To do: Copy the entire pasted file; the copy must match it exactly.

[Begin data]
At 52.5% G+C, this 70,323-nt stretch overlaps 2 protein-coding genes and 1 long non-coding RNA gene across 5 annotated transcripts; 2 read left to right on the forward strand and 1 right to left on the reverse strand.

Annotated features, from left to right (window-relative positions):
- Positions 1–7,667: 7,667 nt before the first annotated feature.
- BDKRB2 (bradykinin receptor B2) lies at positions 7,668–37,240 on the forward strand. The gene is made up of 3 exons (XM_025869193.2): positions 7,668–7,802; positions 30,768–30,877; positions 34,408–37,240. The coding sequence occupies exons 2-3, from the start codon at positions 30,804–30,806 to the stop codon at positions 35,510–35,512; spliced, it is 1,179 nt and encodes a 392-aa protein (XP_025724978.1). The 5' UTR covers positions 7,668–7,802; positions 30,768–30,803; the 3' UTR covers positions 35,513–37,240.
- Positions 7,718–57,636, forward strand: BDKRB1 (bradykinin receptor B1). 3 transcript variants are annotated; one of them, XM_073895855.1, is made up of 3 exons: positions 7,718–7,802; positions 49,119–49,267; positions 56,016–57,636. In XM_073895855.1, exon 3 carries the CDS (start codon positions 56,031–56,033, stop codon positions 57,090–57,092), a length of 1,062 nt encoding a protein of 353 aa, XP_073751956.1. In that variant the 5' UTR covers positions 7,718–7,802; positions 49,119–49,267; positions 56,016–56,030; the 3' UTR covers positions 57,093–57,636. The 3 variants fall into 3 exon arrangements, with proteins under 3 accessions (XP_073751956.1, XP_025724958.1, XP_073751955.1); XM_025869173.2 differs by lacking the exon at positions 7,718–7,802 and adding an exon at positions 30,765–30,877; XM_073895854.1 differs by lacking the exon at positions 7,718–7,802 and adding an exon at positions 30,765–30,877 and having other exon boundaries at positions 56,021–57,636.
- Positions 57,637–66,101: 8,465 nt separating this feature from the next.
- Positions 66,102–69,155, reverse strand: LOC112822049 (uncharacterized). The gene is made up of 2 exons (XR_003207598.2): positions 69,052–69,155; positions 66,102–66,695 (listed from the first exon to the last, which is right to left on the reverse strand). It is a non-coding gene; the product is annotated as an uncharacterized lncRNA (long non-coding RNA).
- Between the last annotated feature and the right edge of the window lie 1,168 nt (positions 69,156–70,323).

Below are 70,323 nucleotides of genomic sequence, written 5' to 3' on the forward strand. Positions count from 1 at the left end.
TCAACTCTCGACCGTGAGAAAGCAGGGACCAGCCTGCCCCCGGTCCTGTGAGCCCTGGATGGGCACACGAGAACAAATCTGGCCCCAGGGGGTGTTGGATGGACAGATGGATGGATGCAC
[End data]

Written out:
At 52.5% G+C, this 70,323-nt stretch overlaps 2 protein-coding genes and 1 long non-coding RNA gene across 5 annotated transcripts; 2 read left to right on the forward strand and 1 right to left on the reverse strand.

Annotated features, from left to right (window-relative positions):
- Positions 1–7,667: 7,667 nt before the first annotated feature.
- BDKRB2 (bradykinin receptor B2) lies at positions 7,668–37,240 on the forward strand. The gene is made up of 3 exons (XM_025869193.2): positions 7,668–7,802; positions 30,768–30,877; positions 34,408–37,240. The coding sequence occupies exons 2-3, from the start codon at positions 30,804–30,806 to the stop codon at positions 35,510–35,512; spliced, it is 1,179 nt and encodes a 392-aa protein (XP_025724978.1). The 5' UTR covers positions 7,668–7,802; positions 30,768–30,803; the 3' UTR covers positions 35,513–37,240.
- Positions 7,718–57,636, forward strand: BDKRB1 (bradykinin receptor B1). 3 transcript variants are annotated; one of them, XM_073895855.1, is made up of 3 exons: positions 7,718–7,802; positions 49,119–49,267; positions 56,016–57,636. In XM_073895855.1, exon 3 carries the CDS (start codon positions 56,031–56,033, stop codon positions 57,090–57,092), a length of 1,062 nt encoding a protein of 353 aa, XP_073751956.1. In that variant the 5' UTR covers positions 7,718–7,802; positions 49,119–49,267; positions 56,016–56,030; the 3' UTR covers positions 57,093–57,636. The 3 variants fall into 3 exon arrangements, with proteins under 3 accessions (XP_073751956.1, XP_025724958.1, XP_073751955.1); XM_025869173.2 differs by lacking the exon at positions 7,718–7,802 and adding an exon at positions 30,765–30,877; XM_073895854.1 differs by lacking the exon at positions 7,718–7,802 and adding an exon at positions 30,765–30,877 and having other exon boundaries at positions 56,021–57,636.
- Positions 57,637–66,101: 8,465 nt separating this feature from the next.
- Positions 66,102–69,155, reverse strand: LOC112822049 (uncharacterized). The gene is made up of 2 exons (XR_003207598.2): positions 69,052–69,155; positions 66,102–66,695 (listed from the first exon to the last, which is right to left on the reverse strand). It is a non-coding gene; the product is annotated as an uncharacterized lncRNA (long non-coding RNA).
- Between the last annotated feature and the right edge of the window lie 1,168 nt (positions 69,156–70,323).

Below are 70,323 nucleotides of genomic sequence, written 5' to 3' on the forward strand. Positions count from 1 at the left end.
TCAACTCTCGACCGTGAGAAAGCAGGGACCAGCCTGCCCCCGGTCCTGTGAGCCCTGGATGGGCACACGAGAACAAATCTGGCCCCAGGGGGTGTTGGATGGACAGATGGATGGATGCAC